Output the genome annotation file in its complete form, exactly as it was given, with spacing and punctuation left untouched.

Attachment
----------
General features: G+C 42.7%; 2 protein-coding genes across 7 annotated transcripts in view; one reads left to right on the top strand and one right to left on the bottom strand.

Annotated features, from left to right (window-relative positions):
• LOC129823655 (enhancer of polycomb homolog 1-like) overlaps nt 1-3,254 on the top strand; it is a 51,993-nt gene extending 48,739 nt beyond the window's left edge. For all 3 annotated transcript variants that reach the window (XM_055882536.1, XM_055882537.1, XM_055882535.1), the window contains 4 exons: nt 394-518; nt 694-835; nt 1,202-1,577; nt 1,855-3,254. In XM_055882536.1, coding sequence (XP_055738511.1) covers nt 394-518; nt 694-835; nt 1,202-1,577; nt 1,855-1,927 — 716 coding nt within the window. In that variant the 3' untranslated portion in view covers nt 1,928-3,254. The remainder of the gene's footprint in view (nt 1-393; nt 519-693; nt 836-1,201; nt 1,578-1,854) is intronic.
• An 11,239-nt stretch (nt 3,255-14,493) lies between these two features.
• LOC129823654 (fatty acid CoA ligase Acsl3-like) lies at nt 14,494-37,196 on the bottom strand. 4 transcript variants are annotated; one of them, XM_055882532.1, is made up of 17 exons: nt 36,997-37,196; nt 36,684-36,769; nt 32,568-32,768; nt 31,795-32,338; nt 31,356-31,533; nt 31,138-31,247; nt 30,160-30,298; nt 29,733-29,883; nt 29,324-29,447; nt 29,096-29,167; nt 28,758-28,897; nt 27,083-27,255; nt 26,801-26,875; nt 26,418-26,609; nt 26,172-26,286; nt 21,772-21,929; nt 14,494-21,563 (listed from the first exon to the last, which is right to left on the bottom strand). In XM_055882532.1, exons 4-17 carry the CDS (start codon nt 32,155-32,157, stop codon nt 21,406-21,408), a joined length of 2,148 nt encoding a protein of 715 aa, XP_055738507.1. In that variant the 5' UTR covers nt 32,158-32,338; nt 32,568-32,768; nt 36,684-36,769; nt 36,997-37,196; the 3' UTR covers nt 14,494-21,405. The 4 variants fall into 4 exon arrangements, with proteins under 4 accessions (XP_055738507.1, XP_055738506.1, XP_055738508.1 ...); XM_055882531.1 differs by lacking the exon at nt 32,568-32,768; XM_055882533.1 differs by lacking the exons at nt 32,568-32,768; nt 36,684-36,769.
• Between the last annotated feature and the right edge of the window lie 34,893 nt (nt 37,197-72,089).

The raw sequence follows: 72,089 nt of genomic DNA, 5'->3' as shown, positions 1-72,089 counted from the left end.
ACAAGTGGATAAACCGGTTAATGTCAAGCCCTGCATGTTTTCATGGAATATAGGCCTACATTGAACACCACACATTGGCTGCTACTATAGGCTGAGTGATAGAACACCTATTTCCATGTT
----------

General features: G+C 42.7%; 2 protein-coding genes across 7 annotated transcripts in view; one reads left to right on the top strand and one right to left on the bottom strand.

Annotated features, from left to right (window-relative positions):
• LOC129823655 (enhancer of polycomb homolog 1-like) overlaps nt 1-3,254 on the top strand; it is a 51,993-nt gene extending 48,739 nt beyond the window's left edge. For all 3 annotated transcript variants that reach the window (XM_055882536.1, XM_055882537.1, XM_055882535.1), the window contains 4 exons: nt 394-518; nt 694-835; nt 1,202-1,577; nt 1,855-3,254. In XM_055882536.1, coding sequence (XP_055738511.1) covers nt 394-518; nt 694-835; nt 1,202-1,577; nt 1,855-1,927 — 716 coding nt within the window. In that variant the 3' untranslated portion in view covers nt 1,928-3,254. The remainder of the gene's footprint in view (nt 1-393; nt 519-693; nt 836-1,201; nt 1,578-1,854) is intronic.
• An 11,239-nt stretch (nt 3,255-14,493) lies between these two features.
• LOC129823654 (fatty acid CoA ligase Acsl3-like) lies at nt 14,494-37,196 on the bottom strand. 4 transcript variants are annotated; one of them, XM_055882532.1, is made up of 17 exons: nt 36,997-37,196; nt 36,684-36,769; nt 32,568-32,768; nt 31,795-32,338; nt 31,356-31,533; nt 31,138-31,247; nt 30,160-30,298; nt 29,733-29,883; nt 29,324-29,447; nt 29,096-29,167; nt 28,758-28,897; nt 27,083-27,255; nt 26,801-26,875; nt 26,418-26,609; nt 26,172-26,286; nt 21,772-21,929; nt 14,494-21,563 (listed from the first exon to the last, which is right to left on the bottom strand). In XM_055882532.1, exons 4-17 carry the CDS (start codon nt 32,155-32,157, stop codon nt 21,406-21,408), a joined length of 2,148 nt encoding a protein of 715 aa, XP_055738507.1. In that variant the 5' UTR covers nt 32,158-32,338; nt 32,568-32,768; nt 36,684-36,769; nt 36,997-37,196; the 3' UTR covers nt 14,494-21,405. The 4 variants fall into 4 exon arrangements, with proteins under 4 accessions (XP_055738507.1, XP_055738506.1, XP_055738508.1 ...); XM_055882531.1 differs by lacking the exon at nt 32,568-32,768; XM_055882533.1 differs by lacking the exons at nt 32,568-32,768; nt 36,684-36,769.
• Between the last annotated feature and the right edge of the window lie 34,893 nt (nt 37,197-72,089).

The raw sequence follows: 72,089 nt of genomic DNA, 5'->3' as shown, positions 1-72,089 counted from the left end.
ACAAGTGGATAAACCGGTTAATGTCAAGCCCTGCATGTTTTCATGGAATATAGGCCTACATTGAACACCACACATTGGCTGCTACTATAGGCTGAGTGATAGAACACCTATTTCCATGTT